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What is Big Data and how will it revolutionize the health industry? Part III

Big Data has already made an impact in many industries, and is transforming how we think of healthcare and public health. It will continue to revolutionize healthcare, pharmaceuticals, clinical trial management, administration, and all aspects of the health industry. The US has the highest healthcare costs in the world, and our outcomes are often mediocre. The application of Big Data techniques will help reduce these costs and improve outcomes. As the field matures, we will see a cumulative effect, as insights build atop each other.

Big Data is a revolution, but it is still in its infancy. The truth is, we still have not come close to getting maximum value from our traditional methods of data analysis. Big Data makes use of the unbelievable volume, variety, and velocity of data being produced every second, and applies creative querying to make predictions and to make recommendations. It uses an open source architecture called Hadoop, which runs on commodity hardware, meaning that Big Data will be available to all organizations in the future. The challenge will be in asking the data the right questions, and querying the data sources in an appropriate way. These skills will be in very high demand in the near future.

However, there are some major challenges in applying Big Data in healthcare, particularly when it comes to protecting patient privacy. First of all, Health Insurance Portability and Accountability Act (HIPAA) compliance is mandatory, and violating HIPAA is a serious breach of the law and medical ethics. So, how do we integrate patient data while preserving privacy? Yes, data can be de-identified, but sophisticated analysts could determine the identity of individual patients.  In a White House reported on balancing Big Data and privacy, it was noted that policy alone cannot prevent data breaches, and that technology needs to be effectively implemented to prevent breaches.  It also makes the case that policy should focus on the harm caused by specific breaches.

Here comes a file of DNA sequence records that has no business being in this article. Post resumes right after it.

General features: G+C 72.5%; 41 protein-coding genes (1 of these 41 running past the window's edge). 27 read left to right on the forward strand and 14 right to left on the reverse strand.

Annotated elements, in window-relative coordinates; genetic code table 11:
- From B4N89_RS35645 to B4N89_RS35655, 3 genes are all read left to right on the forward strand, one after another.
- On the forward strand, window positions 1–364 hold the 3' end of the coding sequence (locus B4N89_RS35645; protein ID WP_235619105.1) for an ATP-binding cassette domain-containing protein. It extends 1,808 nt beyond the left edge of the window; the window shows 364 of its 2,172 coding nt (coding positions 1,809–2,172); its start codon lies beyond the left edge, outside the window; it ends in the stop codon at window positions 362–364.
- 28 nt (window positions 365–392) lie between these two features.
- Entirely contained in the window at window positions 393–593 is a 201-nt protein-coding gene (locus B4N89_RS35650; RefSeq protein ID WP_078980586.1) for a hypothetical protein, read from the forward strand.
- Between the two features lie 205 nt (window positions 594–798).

Breaches in privacy are a serious matter and companies deploying Big Data, just as before, must be vigilant in their use of technologies, such as encryption, to prevent breaches.  With so much data, the consequences of a data breach can be staggering.  It was revealed in 2015 that over 4 million current and former federal employees had their personal data stolen by hackers.  The data were held by the Office of Personnel Management (OPM). Therefore, companies with access to millions of patient records must be especially vigilant.

Breaches of massive datasets can result in more than just identifying information, such as social security numbers and addresses, as was the case in the OPM breach. As devastating as that was for the millions of victims, the potential damage from, for example, stealing patients’ genomic data could be even worse. We’re at the cusp of a new era in data management. The consequences of privacy breaches in this new domain have yet to be fully understood. Vigilance will be the key for all stakeholders.

The data that patients provide allow researchers to conduct extraordinary analyses and tease out information that was invisible under the old paradigm. Big Data analysis requires many people to share their data. So, policies should be in place that protect patients, while still encouraging them to share their personal information. Data encryption will play a role in preventing breaches. But, intelligent policies will be as important. Many times, hackers can bypass encryption and other tools due to a human vulnerability.

If companies do not enforce their policies effectively, then encryption can be neutralized as a deterrent. The STUXNET virus crippled computer systems in Iran’s Nantanz nuclear facility. The Iranians had physically isolated those information systems from other computer networks and the Internet. The virus exploited a vulnerability by introducing a virus onto the thumb drives of employees. Then, when one or more employees inserted the thumb drive into the computer system, STUXNET was able to spread and cripple the network. While this is an extreme case, and it is widely presumed that one or more intelligence agencies designed the virus, it does highlight how a breach in protocol can be exploited. It is not enough to have strong policies—companies must be able to enforce them as well.

Storing and accessing patient data without violating patients’ privacy is going to be a long-term challenge. Companies should have a clear written policy on patient privacy. In addition, they should take steps to ensure that data are not mishandled by mistake. The damage to patients can be serious, and the consequences to the company could possibly be catastrophic. Not only would they be vulnerable to lawsuits, HIPAA violations could actually lead to criminal charges.

Think Big!

Magdi Stino, Health Policy PhD Candidate


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